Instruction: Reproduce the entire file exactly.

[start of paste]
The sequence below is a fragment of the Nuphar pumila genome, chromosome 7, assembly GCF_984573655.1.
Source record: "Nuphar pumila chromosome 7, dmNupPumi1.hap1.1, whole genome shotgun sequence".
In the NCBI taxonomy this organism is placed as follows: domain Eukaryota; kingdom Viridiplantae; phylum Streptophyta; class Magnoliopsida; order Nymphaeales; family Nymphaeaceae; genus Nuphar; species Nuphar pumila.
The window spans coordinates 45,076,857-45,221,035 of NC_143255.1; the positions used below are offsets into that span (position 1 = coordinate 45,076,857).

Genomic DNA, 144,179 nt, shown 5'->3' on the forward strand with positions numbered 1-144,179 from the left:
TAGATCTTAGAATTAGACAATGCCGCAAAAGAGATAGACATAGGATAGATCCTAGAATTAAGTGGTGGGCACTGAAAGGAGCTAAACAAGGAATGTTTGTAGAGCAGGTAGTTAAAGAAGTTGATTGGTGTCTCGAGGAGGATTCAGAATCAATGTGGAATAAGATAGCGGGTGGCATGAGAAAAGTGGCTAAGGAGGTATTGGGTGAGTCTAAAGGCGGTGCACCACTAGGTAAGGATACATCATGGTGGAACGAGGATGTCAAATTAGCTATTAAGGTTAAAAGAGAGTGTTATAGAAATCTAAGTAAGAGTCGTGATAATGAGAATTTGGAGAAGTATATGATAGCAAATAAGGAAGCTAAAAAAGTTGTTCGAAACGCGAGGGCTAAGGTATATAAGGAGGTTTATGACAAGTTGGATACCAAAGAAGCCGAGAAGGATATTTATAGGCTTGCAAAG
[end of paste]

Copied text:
The sequence below is a fragment of the Nuphar pumila genome, chromosome 7, assembly GCF_984573655.1.
Source record: "Nuphar pumila chromosome 7, dmNupPumi1.hap1.1, whole genome shotgun sequence".
In the NCBI taxonomy this organism is placed as follows: domain Eukaryota; kingdom Viridiplantae; phylum Streptophyta; class Magnoliopsida; order Nymphaeales; family Nymphaeaceae; genus Nuphar; species Nuphar pumila.
The window spans coordinates 45,076,857-45,221,035 of NC_143255.1; the positions used below are offsets into that span (position 1 = coordinate 45,076,857).

Genomic DNA, 144,179 nt, shown 5'->3' on the forward strand with positions numbered 1-144,179 from the left:
TAGATCTTAGAATTAGACAATGCCGCAAAAGAGATAGACATAGGATAGATCCTAGAATTAAGTGGTGGGCACTGAAAGGAGCTAAACAAGGAATGTTTGTAGAGCAGGTAGTTAAAGAAGTTGATTGGTGTCTCGAGGAGGATTCAGAATCAATGTGGAATAAGATAGCGGGTGGCATGAGAAAAGTGGCTAAGGAGGTATTGGGTGAGTCTAAAGGCGGTGCACCACTAGGTAAGGATACATCATGGTGGAACGAGGATGTCAAATTAGCTATTAAGGTTAAAAGAGAGTGTTATAGAAATCTAAGTAAGAGTCGTGATAATGAGAATTTGGAGAAGTATATGATAGCAAATAAGGAAGCTAAAAAAGTTGTTCGAAACGCGAGGGCTAAGGTATATAAGGAGGTTTATGACAAGTTGGATACCAAAGAAGCCGAGAAGGATATTTATAGGCTTGCAAAG